New Video Shows iPhone 14 Pro Camera Has a Problem – Here’s What You Need to Know

Apple and Google are in constant competition over who has the best camera phone. After years of working with a lower-megapixel camera, Apple increased the megapixel count on its top-tier iPhone 14 models last year. The iPhone 14 Pro and iPhone 14 Pro Max have a 48MP main camera and are now among the best camera phones on our list, followed by the Pixel 7 Pro. But some users and popular YouTuber Marques Brownlee (will open in a new tab) (MKBHD) indicated that the iPhone 14 Pro may have camera issues.

MKBHD says that in the “scientific testing” of phone cameras it has done, the iPhone 14 Pro consistently fell into the middle ground and wasn’t even close to a few of the best phones. In fact, the Pixel 6a won this test ahead of Apple. It made him wonder where Apple went wrong – and despite having one of the best camera systems on a phone, why couldn’t it produce the prettiest photos.

In a video titled “What’s Happening to the iPhone’s Camera,” he says his theory is that iPhone photos are spoiled by excessive post-processing.

Retouched iPhone 14 Pro Photos

These days, just having a high-spec camera on a phone is not enough to guarantee that it will be a good camera phone. The sensor needs to be big enough to capture as much light detail as possible, but it’s equally important that phones have great image enhancement software capabilities.

Phones don’t have room for large camera sensors like DSLRs, so manufacturers make up for this with software that processes the image and corrects it after shooting.

Many of the new features released for cameras these days are purely software based, as manufacturers can do very little with the hardware. MKBHD says manufacturers are increasingly relying on smart software to provide consumers with good camera quality.

He also points out that Google “found gold” with the camera and software balance right from the Pixel 3. But once the company bumped up the camera megapixels to a 50-megapixel sensor with the Pixel 6 Pro, things seemed to go wrong. for them. The same thing seems to have happened to Apple now. The iPhone has been using a 12-megapixel sensor for years, but this time, when the iPhone 14 Pro jumped to a 48-megapixel camera, it upset the balance between hardware and software.

It looks like the software is getting overloaded, although it’s not necessary, now that the phone has a better camera sensor, resulting in over-processed and artificial photos.

Apple has Smart HDR, which combines multiple photos with different settings into one, allowing the phone to select the best features of each image and combine them into one photo. This can sometimes look unrealistic, and the iPhone maker seems to highlight the people in these images, resulting in the overall image looking quite sharp.

Apple’s new photonic engine on the iPhone 14 Pro, which improves the phone’s maker’s computational photography for medium to low light scenes, sometimes performs very well in favorable scenarios such as clear skies, grass, or good lighting. This can be seen in our iPhone 14 Pro Max and Pixel 7 Pro camera shootout. In the roller image below, the iPhone 14 Pro Max delivers a brighter, warmer image compared to the Pixel 7 Pro.

But when there are different light sources, colors and textures, the program seems to be unable to figure out which setting is best for all elements combined.

We found this to be the case in this Times Square shot, where the Pixel 7 Pro gave us a much sharper and brighter image, with various elements and details, such as the slanted glass panels above the ESPN sign. Let’s just say there’s nothing wrong with the iPhone 14 Pro Max image, it’s just not as good and sharp as the Pixel image.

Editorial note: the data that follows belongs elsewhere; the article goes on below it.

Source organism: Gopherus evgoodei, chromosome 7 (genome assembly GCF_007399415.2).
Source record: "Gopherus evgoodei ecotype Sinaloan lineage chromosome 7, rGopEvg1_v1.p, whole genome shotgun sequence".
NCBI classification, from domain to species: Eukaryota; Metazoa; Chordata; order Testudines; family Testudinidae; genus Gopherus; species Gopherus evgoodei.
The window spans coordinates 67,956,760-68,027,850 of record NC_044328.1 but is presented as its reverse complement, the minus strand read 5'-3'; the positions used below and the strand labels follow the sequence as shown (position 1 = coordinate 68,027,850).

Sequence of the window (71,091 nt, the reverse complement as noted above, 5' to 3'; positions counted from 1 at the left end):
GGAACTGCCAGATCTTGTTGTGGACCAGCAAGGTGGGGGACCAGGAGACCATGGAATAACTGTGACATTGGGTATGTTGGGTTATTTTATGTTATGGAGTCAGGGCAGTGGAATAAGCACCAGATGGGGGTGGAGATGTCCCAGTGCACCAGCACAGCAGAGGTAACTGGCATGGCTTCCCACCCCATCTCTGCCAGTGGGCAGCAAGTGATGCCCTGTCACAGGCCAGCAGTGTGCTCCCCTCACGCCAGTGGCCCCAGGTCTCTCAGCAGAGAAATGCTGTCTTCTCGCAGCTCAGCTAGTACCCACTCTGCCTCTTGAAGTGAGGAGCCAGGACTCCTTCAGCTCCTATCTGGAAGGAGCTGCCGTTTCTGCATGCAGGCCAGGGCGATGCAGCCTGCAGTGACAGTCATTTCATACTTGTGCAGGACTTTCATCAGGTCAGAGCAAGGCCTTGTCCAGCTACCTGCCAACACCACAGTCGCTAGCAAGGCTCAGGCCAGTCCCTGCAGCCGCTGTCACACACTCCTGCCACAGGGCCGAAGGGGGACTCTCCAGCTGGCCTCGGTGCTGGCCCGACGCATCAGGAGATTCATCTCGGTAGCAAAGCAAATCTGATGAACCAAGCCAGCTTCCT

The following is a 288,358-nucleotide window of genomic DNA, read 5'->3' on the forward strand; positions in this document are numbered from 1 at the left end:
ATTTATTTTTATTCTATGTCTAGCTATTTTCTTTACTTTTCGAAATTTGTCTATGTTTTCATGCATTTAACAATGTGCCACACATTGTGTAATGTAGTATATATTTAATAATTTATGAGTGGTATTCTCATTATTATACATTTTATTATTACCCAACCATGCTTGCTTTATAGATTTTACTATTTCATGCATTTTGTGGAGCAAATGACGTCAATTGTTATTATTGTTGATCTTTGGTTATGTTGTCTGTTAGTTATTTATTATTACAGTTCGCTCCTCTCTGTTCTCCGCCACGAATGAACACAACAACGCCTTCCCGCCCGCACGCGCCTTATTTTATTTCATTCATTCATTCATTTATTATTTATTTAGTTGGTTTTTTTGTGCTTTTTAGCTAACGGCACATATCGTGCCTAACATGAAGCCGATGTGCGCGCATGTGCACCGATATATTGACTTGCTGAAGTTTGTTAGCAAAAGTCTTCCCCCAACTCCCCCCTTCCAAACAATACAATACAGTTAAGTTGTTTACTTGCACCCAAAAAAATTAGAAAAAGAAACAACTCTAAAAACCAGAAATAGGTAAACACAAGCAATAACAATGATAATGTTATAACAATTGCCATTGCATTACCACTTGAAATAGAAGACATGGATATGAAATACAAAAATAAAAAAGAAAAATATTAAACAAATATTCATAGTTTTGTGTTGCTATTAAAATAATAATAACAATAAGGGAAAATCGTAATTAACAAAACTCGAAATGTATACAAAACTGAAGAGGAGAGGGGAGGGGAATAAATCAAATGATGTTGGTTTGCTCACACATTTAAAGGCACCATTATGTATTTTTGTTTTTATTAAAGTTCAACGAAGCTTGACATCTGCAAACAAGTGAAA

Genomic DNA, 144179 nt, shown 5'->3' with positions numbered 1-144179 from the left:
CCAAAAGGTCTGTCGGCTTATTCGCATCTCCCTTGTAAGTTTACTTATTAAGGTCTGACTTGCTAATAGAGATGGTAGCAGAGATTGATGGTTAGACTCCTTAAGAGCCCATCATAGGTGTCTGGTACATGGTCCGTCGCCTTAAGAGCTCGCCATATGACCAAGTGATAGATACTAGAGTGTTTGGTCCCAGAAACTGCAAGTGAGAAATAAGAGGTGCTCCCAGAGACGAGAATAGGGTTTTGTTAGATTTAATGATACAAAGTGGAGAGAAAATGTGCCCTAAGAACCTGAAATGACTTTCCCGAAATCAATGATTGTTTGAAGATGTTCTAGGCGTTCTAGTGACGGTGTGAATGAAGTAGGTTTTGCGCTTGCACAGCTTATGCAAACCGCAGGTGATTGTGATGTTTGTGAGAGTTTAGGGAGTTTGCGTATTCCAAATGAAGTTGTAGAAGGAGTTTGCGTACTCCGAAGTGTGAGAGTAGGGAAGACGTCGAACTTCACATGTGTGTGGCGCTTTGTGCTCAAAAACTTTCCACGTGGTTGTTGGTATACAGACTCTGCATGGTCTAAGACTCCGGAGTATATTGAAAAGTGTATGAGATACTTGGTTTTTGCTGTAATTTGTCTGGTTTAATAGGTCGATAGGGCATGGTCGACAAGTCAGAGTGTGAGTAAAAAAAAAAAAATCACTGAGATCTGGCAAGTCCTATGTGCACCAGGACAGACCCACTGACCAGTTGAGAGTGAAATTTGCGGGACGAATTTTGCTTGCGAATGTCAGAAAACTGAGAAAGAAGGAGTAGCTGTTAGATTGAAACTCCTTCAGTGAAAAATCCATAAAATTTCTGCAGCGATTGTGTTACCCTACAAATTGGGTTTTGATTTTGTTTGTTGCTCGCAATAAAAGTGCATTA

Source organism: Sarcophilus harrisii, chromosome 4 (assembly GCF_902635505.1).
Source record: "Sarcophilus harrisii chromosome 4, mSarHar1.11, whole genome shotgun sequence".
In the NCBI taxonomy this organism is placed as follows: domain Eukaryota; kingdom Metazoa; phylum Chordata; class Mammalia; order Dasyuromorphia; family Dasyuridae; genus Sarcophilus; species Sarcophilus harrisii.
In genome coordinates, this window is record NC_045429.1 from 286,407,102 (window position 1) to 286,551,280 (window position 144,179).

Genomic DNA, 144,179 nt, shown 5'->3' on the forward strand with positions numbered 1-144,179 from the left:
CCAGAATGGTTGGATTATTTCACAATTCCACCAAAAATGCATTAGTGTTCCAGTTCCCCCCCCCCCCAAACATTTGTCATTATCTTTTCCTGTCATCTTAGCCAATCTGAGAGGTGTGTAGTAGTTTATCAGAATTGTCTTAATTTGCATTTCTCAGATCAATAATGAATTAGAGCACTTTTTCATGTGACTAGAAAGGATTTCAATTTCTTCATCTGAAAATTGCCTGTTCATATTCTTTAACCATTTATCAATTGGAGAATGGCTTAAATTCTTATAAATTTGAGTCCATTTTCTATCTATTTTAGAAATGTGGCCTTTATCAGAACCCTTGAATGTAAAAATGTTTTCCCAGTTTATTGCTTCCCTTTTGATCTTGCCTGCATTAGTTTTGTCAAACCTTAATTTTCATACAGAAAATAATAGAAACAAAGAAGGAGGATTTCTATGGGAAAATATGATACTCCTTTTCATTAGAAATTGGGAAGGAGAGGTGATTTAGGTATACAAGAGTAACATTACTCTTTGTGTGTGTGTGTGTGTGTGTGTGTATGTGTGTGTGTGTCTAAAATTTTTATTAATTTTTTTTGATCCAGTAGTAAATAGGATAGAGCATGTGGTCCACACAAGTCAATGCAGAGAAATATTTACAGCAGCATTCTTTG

MKBHD says the software fluctuates especially on skin tones, and while Google has Real Tone, which does a great job of capturing realistic skin tones in a variety of lighting conditions, Apple just seems to light faces evenly. Again, sometimes this can be fine, but more often than not, it gives us overly tweaked results, as in the example below from MKBHD. The iPhone doesn’t take into account different white balances or exposures, it just illuminates faces evenly.

Image of Marquez Brownlee's face when pressed on iPhone 14 Pro and Pixel 7 Pro.

(Image credit: Brownlee Brands)

Multiple Reddit Users (will open in a new tab) also agree with MKBHD that they also noticed this issue with the iPhone 14 Pro. Once an image is taken, it takes a second to make adjustments, after which users say it looks “completely different” or “blurred.”

Some users have also said that the drastic difference between a naked image and a retouched image is noticeable when it is a Live Photo and played back in the Photo Library.

iphone camera look

There is no need to press the panic button yet. The over-processing of images can probably be fixed with a few Apple software updates and it doesn’t seem to be a major issue or glitch.

Apple will continue to reinvent the wheel with smart cameras. The iPhone 15 is expected to be released this year and there are already rumors that the iPhone 15 could get a periscope camera for better long distance photography and zoom capabilities. If this is true, it will be a major hardware upgrade and we hope that the company will restore the balance between hardware and software this year.

A few years ago, many Chinese phone makers had the most artificially enhanced photos. At the time, the iPhone was praised for having the most natural images along with the Pixel. But now it appears that this iPhone has over-processed images, and we would like Apple to allow us to completely disable processing in some cases in the upcoming iPhone 15.

For now, the iPhone 14 Pro Max still holds the crown on our best camera phones list with the best camera system on a phone overall.

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